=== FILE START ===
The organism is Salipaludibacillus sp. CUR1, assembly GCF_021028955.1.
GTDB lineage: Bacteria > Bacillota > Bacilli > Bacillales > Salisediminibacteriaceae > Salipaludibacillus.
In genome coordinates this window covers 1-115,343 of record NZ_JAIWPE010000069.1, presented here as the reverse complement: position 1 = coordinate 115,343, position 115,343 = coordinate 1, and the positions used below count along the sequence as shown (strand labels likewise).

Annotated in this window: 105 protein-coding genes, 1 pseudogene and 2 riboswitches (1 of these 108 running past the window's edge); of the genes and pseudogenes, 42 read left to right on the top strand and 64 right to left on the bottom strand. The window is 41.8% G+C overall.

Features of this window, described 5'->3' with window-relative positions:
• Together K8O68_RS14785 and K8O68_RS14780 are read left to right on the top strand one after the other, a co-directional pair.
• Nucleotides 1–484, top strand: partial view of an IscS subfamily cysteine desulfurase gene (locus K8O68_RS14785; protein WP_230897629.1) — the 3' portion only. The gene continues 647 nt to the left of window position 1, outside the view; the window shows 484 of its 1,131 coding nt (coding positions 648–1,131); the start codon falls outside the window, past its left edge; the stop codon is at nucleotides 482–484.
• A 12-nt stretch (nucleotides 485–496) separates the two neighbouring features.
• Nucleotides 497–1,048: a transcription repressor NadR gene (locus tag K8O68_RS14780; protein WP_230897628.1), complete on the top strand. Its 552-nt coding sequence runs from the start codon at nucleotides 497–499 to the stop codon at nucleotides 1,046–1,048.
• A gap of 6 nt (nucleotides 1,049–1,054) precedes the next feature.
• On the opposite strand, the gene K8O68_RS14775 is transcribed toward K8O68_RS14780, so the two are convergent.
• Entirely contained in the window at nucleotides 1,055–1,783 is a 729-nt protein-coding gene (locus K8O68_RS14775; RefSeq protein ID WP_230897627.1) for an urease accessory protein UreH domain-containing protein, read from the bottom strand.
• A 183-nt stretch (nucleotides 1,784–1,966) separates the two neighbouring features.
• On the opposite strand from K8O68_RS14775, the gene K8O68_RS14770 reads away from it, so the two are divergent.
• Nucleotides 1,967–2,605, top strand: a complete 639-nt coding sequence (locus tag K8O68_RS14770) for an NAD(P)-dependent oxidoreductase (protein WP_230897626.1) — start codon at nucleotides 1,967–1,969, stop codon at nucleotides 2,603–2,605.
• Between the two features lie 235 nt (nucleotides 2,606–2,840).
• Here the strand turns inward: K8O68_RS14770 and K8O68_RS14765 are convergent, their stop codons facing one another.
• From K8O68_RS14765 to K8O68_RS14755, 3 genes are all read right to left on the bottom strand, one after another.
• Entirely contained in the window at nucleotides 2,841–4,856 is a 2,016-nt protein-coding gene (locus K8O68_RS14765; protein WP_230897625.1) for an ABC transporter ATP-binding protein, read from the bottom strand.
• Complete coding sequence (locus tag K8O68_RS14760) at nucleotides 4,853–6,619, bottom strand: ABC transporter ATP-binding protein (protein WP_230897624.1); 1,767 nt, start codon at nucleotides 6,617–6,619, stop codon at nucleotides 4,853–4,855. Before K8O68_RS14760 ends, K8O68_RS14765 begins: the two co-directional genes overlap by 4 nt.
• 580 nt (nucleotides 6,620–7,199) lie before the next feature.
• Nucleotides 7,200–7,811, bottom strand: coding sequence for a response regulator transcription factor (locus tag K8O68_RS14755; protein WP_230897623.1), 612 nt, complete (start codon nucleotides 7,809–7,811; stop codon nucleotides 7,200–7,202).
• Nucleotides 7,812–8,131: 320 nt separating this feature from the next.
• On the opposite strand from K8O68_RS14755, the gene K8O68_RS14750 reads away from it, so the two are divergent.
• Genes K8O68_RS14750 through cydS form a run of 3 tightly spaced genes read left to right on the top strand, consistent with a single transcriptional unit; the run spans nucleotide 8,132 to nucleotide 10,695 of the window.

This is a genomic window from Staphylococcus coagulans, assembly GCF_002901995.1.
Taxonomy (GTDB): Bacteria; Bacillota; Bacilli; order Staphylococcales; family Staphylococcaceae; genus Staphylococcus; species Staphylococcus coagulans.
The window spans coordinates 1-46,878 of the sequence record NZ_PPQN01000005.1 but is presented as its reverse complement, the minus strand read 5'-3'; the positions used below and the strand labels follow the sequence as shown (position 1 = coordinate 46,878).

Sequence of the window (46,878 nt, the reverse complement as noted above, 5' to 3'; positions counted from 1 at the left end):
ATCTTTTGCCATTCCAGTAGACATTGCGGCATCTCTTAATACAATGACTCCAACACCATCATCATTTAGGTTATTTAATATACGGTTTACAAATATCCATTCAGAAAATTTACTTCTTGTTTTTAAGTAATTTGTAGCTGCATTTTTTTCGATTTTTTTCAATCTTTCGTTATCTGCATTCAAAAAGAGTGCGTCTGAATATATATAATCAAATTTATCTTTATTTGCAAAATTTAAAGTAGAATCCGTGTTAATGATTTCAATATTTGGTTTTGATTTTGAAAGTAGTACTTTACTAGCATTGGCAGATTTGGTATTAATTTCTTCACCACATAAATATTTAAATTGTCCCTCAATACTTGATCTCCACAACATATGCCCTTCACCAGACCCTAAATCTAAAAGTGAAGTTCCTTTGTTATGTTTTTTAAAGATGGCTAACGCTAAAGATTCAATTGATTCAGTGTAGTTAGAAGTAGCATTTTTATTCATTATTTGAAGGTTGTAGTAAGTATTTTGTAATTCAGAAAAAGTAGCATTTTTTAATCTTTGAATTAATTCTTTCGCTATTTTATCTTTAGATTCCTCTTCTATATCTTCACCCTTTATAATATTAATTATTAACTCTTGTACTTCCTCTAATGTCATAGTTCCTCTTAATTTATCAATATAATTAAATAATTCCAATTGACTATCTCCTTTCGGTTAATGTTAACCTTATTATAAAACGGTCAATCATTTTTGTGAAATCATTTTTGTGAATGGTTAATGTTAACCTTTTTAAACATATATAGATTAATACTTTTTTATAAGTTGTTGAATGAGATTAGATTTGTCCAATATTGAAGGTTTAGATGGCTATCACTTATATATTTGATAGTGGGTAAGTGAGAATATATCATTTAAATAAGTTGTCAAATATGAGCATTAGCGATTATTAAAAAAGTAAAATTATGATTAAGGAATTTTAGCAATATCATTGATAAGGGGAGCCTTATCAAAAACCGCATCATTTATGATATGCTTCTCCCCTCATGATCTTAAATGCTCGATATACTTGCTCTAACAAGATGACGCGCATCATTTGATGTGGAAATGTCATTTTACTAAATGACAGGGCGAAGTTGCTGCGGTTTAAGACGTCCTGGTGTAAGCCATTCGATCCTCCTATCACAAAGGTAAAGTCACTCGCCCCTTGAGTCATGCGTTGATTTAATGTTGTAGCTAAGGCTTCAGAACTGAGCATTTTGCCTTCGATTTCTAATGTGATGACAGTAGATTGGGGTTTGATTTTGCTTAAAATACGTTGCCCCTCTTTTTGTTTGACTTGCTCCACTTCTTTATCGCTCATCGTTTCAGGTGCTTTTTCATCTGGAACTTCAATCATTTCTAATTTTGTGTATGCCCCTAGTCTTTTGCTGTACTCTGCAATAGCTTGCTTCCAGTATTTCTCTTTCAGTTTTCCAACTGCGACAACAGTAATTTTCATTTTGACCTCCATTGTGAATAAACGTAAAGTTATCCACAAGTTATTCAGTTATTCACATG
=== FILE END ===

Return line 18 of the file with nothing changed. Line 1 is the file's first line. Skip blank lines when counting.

• From K8O68_RS14765 to K8O68_RS14755, 3 genes are all read right to left on the bottom strand, one after another.